Life, Love and the Future of Music

futureRock

Axiom caught up with Chicago-based electronic rock band Future Rock at
Aura Music Festival in Suwanee Park a couple months back and had a
chance to discuss relationships between life, love and the future of
music.

Axiom-Nation: With more and more musicians embracing
organic-electronic musical fusion, what kind of future do you think
fans of Jamtronica can look forward to?

Felix Moreno: Jamtronica fans can look forward to the retirement of
the term ‘Jamtronica’. Let’s move beyond how the sound was generated and
just listen. It’s only a matter of time until all music is a blend of
the electronic and organic so that the use of terms like ‘Livetronica’
and ‘Jamtronica’ are useless. I look forward to that day. There seem to
be more and more musicians popping up in the scene that really have a
depth of understanding of how to utilize the newest and greatest tools
on the market. While we have stayed away from going the laptop/dj
route for our show, I’ve seen lots of great acts in the past year or
two who have embraced the laptop/DJ format and have put on killer
shows. I think that the future of live electronica will probably see
some kind of happy medium between live instrument-only bands and
laptop/DJ only acts.

A.X: The meaning of “Future Rock” can be interpreted in a variety of
ways. For readers who aren’t familiar with the trio, can you briefly
describe the sound, style and the music of Future Rock?

Mickey Kellerman: If I had to boil it down to one thing, I would say
it’s electronic dance rock or almost electronic dance punk. The music
is pretty hard rock and intense when played live, but it keeps an
electronic dance beat to it no matter how hard we rock out on stage.
Even on our albums, the electronic beat comes through pretty well
behind the rock intensity.

A.X: How does, if at all, Chicago affect the music Future Rock
produces? What regional musicians influenced you growing up and
propelled you into the music industry?

Mickey: There’s a certain vibe in this city and I’m not exactly sure I
can put my finger on it. I didn’t actually grow up in Chicago, so I
never had the chance to hear the local stuff early on. I was focused
on more national and international musicians. Not until I got to
college and came to Chicago did I really get into the regional sound
and style.

A.X: Well then, how would you compare the Chicago style, to say, the West Coast?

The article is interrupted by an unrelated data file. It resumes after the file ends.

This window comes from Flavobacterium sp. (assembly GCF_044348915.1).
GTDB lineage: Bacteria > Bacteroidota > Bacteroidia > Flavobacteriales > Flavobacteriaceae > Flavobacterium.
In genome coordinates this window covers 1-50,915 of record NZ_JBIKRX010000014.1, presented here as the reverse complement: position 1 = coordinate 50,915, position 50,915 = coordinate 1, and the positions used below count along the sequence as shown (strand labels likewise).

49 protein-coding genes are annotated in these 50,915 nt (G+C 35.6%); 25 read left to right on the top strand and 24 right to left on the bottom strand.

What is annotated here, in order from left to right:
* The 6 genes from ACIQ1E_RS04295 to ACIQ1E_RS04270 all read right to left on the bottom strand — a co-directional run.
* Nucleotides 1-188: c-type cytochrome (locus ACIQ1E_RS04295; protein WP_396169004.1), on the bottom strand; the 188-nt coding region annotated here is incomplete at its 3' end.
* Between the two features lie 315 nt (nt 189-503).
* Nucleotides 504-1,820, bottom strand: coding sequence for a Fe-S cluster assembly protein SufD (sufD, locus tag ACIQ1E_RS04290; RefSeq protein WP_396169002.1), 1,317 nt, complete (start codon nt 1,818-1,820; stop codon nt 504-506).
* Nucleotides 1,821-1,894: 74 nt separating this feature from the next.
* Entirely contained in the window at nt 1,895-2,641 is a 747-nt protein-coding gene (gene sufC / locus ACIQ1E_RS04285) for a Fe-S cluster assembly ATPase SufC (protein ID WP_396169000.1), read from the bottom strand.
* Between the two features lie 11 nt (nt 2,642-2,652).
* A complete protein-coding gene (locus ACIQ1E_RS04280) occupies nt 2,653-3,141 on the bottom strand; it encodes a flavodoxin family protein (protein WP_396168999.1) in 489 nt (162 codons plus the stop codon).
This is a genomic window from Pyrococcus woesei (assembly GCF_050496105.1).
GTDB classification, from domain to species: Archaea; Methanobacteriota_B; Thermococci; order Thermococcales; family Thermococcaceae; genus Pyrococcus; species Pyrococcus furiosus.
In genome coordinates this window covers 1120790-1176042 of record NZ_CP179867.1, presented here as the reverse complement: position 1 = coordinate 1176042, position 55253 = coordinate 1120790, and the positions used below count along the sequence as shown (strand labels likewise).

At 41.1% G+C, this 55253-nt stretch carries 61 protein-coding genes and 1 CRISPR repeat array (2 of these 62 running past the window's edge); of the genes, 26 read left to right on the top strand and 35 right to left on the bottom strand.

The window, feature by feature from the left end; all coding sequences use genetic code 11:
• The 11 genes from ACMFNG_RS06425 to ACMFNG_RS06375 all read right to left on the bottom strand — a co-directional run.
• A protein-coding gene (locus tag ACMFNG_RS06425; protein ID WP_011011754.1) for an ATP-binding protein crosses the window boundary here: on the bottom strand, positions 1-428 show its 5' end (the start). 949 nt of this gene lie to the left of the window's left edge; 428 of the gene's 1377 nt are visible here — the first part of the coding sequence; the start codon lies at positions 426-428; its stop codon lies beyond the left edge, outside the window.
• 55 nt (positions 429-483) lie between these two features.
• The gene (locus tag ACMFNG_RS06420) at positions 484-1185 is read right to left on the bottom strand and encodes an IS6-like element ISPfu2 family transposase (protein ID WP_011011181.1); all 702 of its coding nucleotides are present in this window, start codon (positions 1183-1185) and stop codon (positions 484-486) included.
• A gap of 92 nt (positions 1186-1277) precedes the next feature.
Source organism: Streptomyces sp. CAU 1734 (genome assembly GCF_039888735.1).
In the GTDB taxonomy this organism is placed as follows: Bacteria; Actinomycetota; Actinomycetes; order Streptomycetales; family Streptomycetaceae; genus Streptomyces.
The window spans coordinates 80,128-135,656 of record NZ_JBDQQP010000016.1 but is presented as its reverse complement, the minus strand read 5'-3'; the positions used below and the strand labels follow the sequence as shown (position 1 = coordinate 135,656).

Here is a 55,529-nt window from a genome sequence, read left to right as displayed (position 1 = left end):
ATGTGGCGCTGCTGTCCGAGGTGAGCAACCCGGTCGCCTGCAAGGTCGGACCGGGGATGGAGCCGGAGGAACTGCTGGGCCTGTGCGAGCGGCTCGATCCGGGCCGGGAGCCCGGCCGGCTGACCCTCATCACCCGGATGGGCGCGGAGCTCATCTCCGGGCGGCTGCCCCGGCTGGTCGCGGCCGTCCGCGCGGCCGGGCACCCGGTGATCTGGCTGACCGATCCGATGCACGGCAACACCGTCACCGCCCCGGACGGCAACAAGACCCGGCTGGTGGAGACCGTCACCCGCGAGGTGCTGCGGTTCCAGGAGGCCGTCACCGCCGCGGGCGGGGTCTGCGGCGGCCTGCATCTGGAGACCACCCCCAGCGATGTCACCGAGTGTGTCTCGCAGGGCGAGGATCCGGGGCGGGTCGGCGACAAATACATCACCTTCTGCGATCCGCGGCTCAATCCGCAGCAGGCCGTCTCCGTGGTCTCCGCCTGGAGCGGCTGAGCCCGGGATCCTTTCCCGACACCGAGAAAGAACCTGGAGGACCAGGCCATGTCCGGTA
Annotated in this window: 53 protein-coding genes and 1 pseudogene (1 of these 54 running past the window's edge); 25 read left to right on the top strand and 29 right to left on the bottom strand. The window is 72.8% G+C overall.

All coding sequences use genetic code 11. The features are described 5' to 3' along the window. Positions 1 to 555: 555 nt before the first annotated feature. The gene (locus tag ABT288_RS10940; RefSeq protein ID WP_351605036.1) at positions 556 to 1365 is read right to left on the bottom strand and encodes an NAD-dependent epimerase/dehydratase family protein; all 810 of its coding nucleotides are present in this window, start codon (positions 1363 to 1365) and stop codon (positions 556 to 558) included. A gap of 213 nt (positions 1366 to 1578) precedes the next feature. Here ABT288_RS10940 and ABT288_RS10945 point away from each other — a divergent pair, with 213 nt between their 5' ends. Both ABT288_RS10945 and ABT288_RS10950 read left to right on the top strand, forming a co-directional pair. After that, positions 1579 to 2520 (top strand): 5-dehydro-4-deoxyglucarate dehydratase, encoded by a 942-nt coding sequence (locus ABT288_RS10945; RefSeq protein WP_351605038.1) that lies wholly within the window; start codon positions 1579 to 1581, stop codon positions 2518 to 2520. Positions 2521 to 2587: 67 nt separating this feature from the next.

Mickey: Comparatively, the West Coast is much more laid back, much
more into polishing their music. I definitely would say we’re not
polished in that sense; we don’t carry a west coast vibe at all.
Chicago just has a dirtier, grimier sound.

A.X.: Where did the influence to create electronic music derive from?

Mickey: The first electronic bands I really got into were Daft Punk
and the Chemical Brothers, so again it wasn’t a Chicago influence. But
at the same time, I had a chance to see so many great shows come
through here. We do a lot of instrumental stuff and I certainly think
that seeing a lot of bands in Chicago who are able to do instrumental
music successfully has helped encourage us and validate us to continue
doing instrumental music.

A.X: Growing up, what sort of instruments were you experimenting with?
As a child, you don’t grow up saying “I want to play the synthesizer,”
so which instruments prepped you to start creating instrumental and
electronic music?

Mickey: I took classical piano lessons growing up for seven years, not
rock or anything like that. I didn’t have the idea to want to play in
a band until I was just about to finish high school, but even at that
point I wasn’t getting into the band scene just yet. When I went to
college, I took a class called Electronic Music Composition and in
that class they had this really cool studio set up with synthesizers.
It took up an entire wall of the studio using patch cables and stuff.
The teacher taught us the foundation of electronic synthesis;
literally the physics of what was going on and how to create the sound
and actions. This was great because it forced you how to play
synthesizer. While I was taking the class, I’d be listening to albums
I was into at the time from the Talking Heads to Beck, for instance,
which aren’t necessarily electronic albums per se. But as I was taking
the class, I started to hear synthesizer in the music and a light bulb
went off that this sort of sound was really cool. After that, I pretty
much immediately went out and bought a synthesizer. I started writing
music and it opened an entirely new creative outlet that hadn’t ever
been there before.